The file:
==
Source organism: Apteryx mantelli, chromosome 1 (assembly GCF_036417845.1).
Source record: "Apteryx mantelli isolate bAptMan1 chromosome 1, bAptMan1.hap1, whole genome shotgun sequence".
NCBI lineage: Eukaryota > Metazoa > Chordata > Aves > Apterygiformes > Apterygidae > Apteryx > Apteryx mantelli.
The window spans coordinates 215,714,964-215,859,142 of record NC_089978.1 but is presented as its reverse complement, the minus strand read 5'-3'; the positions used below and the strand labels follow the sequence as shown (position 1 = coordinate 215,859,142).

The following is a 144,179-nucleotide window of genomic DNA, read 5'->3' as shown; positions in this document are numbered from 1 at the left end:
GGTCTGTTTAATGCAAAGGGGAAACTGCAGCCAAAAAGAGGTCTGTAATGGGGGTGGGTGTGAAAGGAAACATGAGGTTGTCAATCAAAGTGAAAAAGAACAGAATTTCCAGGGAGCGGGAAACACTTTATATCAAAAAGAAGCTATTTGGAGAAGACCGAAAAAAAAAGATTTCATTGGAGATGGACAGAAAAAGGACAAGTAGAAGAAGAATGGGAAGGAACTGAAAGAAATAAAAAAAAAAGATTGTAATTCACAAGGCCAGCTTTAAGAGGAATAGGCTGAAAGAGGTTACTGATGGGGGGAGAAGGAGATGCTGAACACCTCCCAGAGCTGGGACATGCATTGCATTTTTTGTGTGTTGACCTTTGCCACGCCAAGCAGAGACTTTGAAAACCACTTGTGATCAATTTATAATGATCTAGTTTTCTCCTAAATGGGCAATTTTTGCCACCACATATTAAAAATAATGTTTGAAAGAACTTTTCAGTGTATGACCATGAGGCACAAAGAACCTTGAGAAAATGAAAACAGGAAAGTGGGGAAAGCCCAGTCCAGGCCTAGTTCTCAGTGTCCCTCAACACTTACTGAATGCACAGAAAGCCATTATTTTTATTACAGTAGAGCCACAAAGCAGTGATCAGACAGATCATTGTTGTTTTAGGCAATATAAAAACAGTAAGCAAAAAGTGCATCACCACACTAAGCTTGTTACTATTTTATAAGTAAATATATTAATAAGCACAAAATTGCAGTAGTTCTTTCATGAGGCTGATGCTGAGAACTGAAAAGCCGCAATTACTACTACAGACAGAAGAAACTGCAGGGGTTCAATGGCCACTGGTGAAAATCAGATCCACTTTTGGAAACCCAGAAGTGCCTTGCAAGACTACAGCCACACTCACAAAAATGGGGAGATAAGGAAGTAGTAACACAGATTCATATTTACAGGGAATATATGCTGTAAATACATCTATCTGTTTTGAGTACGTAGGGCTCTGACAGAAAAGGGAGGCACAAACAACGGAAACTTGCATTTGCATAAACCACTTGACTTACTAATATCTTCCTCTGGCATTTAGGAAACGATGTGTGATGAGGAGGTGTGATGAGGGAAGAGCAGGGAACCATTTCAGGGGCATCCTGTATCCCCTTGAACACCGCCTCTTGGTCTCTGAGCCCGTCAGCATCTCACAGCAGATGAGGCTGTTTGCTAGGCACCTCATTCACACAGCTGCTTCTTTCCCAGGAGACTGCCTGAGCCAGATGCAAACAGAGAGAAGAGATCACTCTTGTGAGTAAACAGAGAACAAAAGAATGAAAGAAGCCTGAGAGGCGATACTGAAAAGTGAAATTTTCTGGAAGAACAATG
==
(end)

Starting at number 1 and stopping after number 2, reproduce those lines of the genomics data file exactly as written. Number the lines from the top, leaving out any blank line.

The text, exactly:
Source organism: Apteryx mantelli, chromosome 1 (assembly GCF_036417845.1).
Source record: "Apteryx mantelli isolate bAptMan1 chromosome 1, bAptMan1.hap1, whole genome shotgun sequence".